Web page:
This was a trip to hike some of the trails that I had put off doing for a long time because they were so far away. My wife, Amantha, joined me on this trip to help with some of the logistics. We drove up Saturday afternoon on 10/31/15 to Lancaster, NH and spent the night there. We then got up early on Sunday and drove up to the Canadian border to hike the Fourth Connecticut Lake trail. It took us an hour and 40 minutes of driving to get there from Lancaster which many people would consider to be at the end of the earth. The trail follows the actual border for about 7 tenths of a mile before heading to the lake. The weather was predicted to be cloudy with a chance of showers. It pretty much showered all day with temps in the 30s. Not a great day for hiking.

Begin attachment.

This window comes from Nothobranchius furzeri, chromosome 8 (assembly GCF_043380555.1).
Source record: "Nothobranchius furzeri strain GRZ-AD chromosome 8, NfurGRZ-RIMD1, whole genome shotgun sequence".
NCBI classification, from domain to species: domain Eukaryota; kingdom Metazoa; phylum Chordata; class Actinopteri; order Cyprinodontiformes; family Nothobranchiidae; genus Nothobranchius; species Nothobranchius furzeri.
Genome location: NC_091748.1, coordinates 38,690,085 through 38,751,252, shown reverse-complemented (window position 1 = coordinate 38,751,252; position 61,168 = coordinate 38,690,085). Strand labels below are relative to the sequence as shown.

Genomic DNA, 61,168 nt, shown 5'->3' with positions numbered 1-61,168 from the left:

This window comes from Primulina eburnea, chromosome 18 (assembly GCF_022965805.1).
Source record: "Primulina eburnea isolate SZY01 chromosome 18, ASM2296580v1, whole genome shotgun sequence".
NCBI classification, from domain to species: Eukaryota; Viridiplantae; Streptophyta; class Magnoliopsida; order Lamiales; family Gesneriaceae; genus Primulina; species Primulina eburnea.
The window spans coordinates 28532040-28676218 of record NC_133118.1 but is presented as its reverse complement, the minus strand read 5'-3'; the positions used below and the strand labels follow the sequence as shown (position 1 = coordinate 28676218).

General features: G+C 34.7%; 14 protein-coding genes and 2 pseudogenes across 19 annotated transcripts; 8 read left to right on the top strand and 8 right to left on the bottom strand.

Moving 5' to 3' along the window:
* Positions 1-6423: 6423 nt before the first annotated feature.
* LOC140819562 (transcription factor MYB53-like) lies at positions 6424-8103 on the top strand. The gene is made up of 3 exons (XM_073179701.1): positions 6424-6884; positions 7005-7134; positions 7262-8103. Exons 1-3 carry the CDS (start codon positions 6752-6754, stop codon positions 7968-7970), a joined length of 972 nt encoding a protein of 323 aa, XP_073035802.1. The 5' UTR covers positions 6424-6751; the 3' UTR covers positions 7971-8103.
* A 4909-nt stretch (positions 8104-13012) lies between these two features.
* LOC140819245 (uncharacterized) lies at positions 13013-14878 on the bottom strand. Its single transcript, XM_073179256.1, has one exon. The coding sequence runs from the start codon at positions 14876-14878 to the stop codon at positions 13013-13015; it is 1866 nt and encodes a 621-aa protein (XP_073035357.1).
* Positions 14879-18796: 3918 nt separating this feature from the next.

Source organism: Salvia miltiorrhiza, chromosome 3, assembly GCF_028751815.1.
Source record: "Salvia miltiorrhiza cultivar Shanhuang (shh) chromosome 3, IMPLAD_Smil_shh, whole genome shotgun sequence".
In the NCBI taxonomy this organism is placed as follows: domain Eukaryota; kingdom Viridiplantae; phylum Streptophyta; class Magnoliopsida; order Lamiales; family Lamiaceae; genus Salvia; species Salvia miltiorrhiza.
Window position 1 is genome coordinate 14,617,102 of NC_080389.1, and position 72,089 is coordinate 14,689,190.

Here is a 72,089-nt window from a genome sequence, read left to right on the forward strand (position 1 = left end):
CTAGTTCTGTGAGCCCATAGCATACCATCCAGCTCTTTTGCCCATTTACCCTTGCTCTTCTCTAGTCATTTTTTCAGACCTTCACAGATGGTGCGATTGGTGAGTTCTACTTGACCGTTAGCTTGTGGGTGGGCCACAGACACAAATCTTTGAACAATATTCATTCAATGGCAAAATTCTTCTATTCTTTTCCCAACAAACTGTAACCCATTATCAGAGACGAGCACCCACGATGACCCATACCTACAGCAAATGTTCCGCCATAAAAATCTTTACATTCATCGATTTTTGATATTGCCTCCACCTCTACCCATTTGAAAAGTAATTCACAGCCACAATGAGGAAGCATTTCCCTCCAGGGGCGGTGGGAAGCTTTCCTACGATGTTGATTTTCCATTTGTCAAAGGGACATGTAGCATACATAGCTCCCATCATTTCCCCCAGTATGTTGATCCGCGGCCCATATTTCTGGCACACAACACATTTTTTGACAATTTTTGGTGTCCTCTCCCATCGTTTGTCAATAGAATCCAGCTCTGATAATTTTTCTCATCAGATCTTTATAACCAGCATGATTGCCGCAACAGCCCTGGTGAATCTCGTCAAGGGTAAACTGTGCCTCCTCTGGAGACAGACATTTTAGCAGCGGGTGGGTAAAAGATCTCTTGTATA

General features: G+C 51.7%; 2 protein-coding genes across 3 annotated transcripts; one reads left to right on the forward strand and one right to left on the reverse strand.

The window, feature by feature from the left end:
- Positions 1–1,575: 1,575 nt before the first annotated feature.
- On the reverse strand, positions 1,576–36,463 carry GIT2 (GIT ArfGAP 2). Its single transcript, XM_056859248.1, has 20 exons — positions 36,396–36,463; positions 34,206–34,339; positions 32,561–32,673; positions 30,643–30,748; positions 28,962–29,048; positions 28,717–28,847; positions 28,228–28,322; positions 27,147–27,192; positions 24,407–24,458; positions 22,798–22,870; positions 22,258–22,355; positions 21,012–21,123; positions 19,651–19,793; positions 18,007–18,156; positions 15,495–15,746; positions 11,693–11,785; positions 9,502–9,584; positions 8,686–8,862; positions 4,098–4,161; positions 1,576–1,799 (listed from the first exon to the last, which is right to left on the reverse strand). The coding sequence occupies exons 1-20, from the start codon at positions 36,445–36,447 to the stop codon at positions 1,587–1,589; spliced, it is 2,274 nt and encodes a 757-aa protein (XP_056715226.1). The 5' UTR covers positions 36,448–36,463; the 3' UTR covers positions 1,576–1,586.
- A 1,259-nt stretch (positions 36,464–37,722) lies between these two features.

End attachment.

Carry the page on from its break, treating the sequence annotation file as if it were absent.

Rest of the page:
Fourth Connecticut Lake Trail following the international boundary
Fourth Connecticut Lake Trail following the international boundary
Boudary marker
Boundary marker

After turning off the border it was a pleasant trail that circled the small lake which is the headwaters of the Connecticut River.

Fourth Connecticut Lake
Fourth Connecticut Lake
Start of the Connecticut River
Start of the Connecticut River

After completing this trail we drove a few miles south where Amantha dropped me off at one end of the Falls in the River trail and then she drove 2 miles to the other end to wait for me. Since it was raining fairly hard at the time, she didn’t mind missing out on the hike.

Trail sign with letters nailed on
Trail sign with letters nailed on
Falls in the River
Falls in the River

This was a nice hike that would have better on a dry day with the sun out. The falls were pretty spectacular especially since there had been recent rain.